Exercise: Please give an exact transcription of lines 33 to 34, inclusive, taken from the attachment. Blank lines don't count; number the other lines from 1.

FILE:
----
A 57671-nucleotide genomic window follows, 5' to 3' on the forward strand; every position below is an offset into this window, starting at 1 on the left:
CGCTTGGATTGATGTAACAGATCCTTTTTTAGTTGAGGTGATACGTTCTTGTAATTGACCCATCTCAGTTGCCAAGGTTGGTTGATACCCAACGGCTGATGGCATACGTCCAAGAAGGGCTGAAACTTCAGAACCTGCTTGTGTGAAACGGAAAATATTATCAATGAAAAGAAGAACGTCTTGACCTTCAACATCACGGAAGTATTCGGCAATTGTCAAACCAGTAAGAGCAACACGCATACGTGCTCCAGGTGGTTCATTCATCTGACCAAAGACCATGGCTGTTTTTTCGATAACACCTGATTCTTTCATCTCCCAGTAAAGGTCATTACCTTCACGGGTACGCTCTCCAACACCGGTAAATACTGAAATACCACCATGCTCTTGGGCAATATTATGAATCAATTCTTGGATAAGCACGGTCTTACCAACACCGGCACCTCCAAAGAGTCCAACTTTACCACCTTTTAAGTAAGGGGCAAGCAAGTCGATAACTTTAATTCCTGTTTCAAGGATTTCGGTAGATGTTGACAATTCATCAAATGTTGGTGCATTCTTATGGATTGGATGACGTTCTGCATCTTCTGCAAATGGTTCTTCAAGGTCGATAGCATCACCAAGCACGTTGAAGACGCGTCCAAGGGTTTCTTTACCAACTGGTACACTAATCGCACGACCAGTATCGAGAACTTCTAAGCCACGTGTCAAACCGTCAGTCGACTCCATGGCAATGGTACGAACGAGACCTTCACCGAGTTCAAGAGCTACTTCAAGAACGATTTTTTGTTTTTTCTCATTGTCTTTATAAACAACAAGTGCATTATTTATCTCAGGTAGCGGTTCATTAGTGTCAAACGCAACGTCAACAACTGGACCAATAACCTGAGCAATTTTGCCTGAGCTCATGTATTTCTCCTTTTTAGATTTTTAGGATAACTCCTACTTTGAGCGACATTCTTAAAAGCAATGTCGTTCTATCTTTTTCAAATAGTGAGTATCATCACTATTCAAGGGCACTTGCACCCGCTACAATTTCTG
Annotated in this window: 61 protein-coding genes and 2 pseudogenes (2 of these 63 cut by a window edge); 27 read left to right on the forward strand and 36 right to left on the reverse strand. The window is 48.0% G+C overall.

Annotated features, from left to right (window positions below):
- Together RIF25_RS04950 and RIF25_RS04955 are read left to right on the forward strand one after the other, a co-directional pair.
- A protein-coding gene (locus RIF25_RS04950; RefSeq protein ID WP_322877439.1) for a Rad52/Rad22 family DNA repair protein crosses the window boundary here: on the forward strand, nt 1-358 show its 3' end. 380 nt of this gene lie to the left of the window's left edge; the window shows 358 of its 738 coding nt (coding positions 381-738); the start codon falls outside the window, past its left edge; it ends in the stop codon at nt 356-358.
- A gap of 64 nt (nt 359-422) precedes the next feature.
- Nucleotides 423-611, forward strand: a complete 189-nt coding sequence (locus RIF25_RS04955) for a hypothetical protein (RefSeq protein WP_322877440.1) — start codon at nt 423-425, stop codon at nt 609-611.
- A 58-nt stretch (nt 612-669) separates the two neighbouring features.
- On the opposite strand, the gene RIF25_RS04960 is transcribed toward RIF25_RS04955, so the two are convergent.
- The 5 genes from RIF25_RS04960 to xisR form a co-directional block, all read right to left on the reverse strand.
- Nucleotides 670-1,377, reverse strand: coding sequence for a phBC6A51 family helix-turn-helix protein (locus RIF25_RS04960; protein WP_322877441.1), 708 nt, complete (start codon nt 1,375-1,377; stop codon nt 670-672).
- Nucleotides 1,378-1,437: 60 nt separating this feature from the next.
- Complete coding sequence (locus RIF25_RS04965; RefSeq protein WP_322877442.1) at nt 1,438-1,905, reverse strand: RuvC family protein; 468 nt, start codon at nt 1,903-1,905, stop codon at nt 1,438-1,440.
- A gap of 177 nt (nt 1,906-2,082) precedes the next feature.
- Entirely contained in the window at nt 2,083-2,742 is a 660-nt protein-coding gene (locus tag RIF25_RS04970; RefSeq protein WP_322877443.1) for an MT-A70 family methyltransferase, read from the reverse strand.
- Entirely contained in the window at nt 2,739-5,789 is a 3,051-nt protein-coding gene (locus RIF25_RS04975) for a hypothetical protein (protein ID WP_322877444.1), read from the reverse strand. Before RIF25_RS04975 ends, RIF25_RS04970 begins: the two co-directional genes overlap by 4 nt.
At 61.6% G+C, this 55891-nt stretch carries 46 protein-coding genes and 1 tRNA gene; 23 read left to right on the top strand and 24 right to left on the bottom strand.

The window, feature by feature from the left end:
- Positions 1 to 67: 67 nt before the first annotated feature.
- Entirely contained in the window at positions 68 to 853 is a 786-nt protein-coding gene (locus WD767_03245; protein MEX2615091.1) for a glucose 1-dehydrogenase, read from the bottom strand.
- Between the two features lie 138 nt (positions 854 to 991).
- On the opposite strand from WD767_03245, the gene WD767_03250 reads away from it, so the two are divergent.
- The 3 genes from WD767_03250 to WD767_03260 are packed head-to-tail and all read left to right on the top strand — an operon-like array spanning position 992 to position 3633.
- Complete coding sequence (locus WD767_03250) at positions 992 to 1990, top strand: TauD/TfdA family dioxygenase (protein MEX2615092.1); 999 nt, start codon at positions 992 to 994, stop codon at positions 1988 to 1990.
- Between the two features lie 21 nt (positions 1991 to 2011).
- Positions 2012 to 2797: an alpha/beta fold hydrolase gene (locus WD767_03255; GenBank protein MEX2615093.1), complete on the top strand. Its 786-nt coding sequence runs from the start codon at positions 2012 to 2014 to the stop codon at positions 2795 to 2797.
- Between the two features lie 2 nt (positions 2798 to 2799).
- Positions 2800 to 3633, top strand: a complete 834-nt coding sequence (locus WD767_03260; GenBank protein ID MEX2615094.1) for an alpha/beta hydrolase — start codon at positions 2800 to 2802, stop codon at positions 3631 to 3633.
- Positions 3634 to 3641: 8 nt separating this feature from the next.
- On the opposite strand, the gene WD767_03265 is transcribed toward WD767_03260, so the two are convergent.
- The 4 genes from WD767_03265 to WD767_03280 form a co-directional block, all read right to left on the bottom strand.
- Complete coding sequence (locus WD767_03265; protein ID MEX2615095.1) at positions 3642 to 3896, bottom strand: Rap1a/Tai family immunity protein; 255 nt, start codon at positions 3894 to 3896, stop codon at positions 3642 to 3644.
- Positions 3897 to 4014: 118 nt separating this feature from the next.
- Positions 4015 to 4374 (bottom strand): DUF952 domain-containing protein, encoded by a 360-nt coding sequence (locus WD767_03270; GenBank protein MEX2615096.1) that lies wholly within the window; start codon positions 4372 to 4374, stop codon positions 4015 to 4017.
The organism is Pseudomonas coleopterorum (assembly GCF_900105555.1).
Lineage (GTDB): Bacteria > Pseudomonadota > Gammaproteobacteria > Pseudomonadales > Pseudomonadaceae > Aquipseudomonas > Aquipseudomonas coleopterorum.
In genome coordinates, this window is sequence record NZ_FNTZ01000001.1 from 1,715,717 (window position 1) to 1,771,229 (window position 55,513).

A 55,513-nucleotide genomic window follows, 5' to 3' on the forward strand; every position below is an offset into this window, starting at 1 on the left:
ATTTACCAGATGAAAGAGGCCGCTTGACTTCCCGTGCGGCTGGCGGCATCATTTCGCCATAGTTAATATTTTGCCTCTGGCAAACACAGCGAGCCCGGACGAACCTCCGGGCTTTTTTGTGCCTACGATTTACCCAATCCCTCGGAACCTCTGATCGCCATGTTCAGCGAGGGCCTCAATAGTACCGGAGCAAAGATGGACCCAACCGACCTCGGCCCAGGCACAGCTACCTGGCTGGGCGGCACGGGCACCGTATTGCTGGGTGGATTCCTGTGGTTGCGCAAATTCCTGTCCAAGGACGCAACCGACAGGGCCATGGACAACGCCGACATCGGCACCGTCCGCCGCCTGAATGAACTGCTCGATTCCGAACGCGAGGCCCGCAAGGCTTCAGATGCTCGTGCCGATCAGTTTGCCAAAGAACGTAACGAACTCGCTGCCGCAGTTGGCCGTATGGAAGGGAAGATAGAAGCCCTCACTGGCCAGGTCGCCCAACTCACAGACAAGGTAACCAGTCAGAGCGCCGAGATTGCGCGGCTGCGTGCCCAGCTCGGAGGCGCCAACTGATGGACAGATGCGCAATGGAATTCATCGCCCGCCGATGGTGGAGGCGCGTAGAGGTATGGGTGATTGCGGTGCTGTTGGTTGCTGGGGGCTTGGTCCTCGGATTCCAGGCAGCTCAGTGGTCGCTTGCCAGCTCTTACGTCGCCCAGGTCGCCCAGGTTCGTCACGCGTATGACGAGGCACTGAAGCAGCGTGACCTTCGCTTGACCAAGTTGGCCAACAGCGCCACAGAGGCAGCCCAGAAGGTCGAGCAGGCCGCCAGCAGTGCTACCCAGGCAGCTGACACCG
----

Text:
- Complete coding sequence (locus WD767_03265; protein ID MEX2615095.1) at positions 3642 to 3896, bottom strand: Rap1a/Tai family immunity protein; 255 nt, start codon at positions 3894 to 3896, stop codon at positions 3642 to 3644.
- Positions 3897 to 4014: 118 nt separating this feature from the next.